Doug Normington is 58, self-employed, and has diabetes.
Courtesy of Doug Normington
Enrollment is picking up in new health insurance marketplaces. But the 365,000 who’ve signed up as of November 30 is a fraction of just one high-visibility group – those whose previous insurance has been cancelled because it didn’t meet Affordable Care Act standards.
They’re people like Doug Normington, a 58-year-old self-employed videographer in Madison, Wis., who has struggled to buy new insurance since late October.
“Getting the cancellation letter made me feel kind of nervous because my insurance runs out on December 31,” Normington said when I first talk to him on November 1. “I go on the HealthCare.gov website and spin my wheels for a couple of days and it’s just not working.”
Since Normington has diabetes, maintaining coverage is especially important to him.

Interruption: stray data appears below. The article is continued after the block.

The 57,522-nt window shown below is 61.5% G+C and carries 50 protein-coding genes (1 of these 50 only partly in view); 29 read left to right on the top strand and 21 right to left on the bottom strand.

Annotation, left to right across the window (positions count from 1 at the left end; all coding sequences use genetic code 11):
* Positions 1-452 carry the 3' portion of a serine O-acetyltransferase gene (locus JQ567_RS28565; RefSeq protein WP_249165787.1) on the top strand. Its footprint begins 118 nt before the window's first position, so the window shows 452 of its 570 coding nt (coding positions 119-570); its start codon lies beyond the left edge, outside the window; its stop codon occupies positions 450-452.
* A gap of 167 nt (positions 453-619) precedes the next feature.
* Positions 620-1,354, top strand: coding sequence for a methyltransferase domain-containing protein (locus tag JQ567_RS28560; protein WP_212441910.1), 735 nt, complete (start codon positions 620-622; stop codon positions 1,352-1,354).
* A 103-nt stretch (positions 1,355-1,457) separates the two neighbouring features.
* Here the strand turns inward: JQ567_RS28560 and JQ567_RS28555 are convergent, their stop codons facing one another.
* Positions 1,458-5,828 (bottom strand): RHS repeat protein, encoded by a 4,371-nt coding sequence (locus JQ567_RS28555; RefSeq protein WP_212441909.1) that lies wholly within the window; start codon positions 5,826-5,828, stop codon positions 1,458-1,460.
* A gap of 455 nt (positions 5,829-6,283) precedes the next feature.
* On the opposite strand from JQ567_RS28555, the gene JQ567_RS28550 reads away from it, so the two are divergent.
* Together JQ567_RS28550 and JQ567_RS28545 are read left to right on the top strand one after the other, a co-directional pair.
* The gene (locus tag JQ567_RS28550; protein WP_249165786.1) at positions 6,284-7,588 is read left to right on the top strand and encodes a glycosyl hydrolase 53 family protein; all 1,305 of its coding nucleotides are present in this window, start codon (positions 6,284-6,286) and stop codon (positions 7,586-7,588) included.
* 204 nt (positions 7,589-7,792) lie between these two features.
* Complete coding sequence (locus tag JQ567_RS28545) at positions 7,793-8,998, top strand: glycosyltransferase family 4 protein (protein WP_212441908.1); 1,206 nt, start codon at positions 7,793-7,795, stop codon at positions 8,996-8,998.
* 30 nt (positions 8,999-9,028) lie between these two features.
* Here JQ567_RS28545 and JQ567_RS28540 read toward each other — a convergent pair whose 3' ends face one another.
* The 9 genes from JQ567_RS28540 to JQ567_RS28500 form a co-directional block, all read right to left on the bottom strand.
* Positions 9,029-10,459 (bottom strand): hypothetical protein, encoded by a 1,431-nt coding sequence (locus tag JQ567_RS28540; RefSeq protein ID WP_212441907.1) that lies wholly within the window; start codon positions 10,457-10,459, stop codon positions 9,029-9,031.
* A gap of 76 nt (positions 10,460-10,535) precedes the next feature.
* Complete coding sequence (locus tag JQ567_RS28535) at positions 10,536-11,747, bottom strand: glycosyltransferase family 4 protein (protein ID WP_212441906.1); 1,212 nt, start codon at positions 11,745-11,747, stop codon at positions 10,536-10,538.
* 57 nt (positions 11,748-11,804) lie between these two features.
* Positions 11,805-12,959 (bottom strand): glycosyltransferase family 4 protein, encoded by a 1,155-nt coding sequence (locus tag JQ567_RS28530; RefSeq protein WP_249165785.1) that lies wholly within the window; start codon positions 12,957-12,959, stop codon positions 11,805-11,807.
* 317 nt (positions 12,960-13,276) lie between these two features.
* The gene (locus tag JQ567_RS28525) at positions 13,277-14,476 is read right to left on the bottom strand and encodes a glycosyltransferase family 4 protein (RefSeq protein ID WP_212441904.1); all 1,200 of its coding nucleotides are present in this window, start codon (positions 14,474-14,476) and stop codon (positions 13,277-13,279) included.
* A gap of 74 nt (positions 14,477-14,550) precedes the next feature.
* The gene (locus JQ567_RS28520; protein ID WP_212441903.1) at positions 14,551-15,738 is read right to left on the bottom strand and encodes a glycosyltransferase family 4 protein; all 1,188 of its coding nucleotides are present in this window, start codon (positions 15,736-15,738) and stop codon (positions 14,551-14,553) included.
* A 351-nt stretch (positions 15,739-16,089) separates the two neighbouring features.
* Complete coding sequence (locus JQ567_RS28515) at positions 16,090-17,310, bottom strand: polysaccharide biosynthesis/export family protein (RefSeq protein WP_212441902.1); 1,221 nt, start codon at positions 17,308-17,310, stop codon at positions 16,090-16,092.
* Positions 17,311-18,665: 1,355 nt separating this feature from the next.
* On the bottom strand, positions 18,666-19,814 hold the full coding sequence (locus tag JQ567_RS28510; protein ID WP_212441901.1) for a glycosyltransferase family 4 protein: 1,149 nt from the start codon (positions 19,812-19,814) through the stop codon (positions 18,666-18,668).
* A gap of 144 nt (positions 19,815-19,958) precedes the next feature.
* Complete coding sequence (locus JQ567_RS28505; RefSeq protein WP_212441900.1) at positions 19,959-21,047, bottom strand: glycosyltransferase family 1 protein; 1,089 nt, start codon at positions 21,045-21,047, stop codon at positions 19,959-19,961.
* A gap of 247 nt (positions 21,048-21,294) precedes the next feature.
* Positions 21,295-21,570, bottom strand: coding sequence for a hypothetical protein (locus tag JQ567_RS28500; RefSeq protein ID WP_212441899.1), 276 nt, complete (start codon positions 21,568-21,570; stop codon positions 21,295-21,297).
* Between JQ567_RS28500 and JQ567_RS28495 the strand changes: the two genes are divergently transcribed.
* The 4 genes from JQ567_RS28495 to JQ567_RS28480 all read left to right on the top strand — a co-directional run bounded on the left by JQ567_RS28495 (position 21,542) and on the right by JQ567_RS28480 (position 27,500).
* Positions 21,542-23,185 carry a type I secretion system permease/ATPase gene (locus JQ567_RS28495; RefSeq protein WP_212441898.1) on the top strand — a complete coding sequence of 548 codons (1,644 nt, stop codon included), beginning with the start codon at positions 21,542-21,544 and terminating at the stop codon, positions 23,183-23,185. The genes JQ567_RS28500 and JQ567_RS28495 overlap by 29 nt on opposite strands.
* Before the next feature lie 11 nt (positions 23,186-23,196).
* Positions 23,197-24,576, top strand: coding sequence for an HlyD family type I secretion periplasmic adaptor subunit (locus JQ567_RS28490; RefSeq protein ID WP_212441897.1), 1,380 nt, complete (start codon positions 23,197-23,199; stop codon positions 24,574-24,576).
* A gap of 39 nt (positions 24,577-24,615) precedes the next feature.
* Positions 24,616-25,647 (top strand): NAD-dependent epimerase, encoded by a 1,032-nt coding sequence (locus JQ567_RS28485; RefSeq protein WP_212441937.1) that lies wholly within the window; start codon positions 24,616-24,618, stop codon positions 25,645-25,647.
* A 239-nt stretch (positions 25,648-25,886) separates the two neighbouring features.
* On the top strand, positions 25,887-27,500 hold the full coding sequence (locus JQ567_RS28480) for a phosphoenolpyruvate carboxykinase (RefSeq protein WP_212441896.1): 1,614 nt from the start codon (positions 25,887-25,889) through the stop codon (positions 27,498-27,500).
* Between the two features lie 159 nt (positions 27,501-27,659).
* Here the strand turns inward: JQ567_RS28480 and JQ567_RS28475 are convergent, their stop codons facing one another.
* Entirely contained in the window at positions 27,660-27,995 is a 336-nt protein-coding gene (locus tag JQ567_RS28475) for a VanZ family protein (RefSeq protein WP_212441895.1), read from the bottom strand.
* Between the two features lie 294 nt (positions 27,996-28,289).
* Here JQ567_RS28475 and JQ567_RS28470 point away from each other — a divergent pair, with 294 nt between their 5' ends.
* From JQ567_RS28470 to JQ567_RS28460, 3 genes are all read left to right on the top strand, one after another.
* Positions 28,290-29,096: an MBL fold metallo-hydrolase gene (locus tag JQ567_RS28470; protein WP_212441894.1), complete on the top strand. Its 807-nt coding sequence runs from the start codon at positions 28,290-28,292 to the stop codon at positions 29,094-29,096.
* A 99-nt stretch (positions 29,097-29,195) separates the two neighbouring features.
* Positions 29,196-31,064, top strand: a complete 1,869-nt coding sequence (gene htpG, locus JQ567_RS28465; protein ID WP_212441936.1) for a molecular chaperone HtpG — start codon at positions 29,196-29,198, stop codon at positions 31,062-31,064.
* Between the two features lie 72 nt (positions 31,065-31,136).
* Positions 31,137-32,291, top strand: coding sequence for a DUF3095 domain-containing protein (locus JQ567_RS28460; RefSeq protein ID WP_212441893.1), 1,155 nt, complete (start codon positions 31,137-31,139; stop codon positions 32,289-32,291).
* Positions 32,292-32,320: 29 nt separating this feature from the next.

But like millions of others, Normington ran into a dead end again and again on the federal exchange website. He agreed to let me follow along with his attempts over the phone.
“OK, so I’m at the ‘Get Insurance’ page now,” he says in mid-November, “and I’m going to click … ‘view eligibility results.’ And I hit the same wall here. I get a PDF file that I can’t read.”
The same thing has been happening to him for weeks. So he calls the 800 number on the HealthCare.gov site and gets a woman who says he should make sure he’s installed the latest version of Adobe Reader and is using Google Chrome.
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